People every where have competed for the natural resources.

They need or want to ensure or enhance their livelihood.

However, the dimensions, level, and intensity of conflict vary greatly


Level of conflict on nr

Level of conflict on NR



Regional/ National/ global

Intensity of the conflict

From confusion and frustration among members of a community over poorly communicated development policies

Violent clashes between groups over resources ownership right and responsibilities


Why does conflict occurs

Why does conflict occurs ?

Use of natural resource is susceptible to conflict for number of reasons

NR is subject to increasing scarcity due to rapid environmental change, increasing demand and unequal distribution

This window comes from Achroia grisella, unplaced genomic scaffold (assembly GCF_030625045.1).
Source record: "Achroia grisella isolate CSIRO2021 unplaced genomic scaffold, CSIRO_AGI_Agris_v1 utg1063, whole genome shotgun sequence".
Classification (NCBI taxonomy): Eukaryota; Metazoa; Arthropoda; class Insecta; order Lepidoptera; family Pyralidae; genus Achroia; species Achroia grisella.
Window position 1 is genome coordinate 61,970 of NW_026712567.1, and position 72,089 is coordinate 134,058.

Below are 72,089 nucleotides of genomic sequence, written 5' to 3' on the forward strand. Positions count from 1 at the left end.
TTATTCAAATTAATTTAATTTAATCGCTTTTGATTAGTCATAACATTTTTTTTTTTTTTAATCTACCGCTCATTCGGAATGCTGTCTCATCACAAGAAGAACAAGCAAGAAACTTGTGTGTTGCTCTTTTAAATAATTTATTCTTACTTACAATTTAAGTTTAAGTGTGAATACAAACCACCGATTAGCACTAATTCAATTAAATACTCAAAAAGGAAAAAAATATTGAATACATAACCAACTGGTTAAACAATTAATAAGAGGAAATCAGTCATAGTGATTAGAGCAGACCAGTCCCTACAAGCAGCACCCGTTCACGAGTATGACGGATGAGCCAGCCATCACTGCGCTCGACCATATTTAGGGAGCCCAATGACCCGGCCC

NRs are also embedded in a shared social space where complex and unequal relations are established among a wide range of social actors (Ethinic groups, Government agencies, Small scale farmers, Agro export producers)


Natural resources for people in nepal

Natural resources for People in Nepal

  • Reliance on NR (forest, land and water) for life and livelihood

    • My land should be near a natural source of water, so that I can irrigate my rice fields. A bit of Sarhad (dry field) should also be available to plant mustard on. My land should be close to the forest, so that my cattle can graze there. I would like to be allowed to get everything I need from the forest, wood, grass, and reeds, fruits and vegetables. When I am not working in the fields, I would like to go fishing, so streams and rivers should also be close by. (Müller-Böker 1999), cited in Timsina (2010).

  • Land and forest: Only source, not only for livelihoods of many, but also for the revenue of state / income of ruling elite

    • Land and forest controlled by state (ruling elites?) and granted to supporters and family members of ruling elites.

    • Birta grant was major way of getting ownership of land and forest until 1960.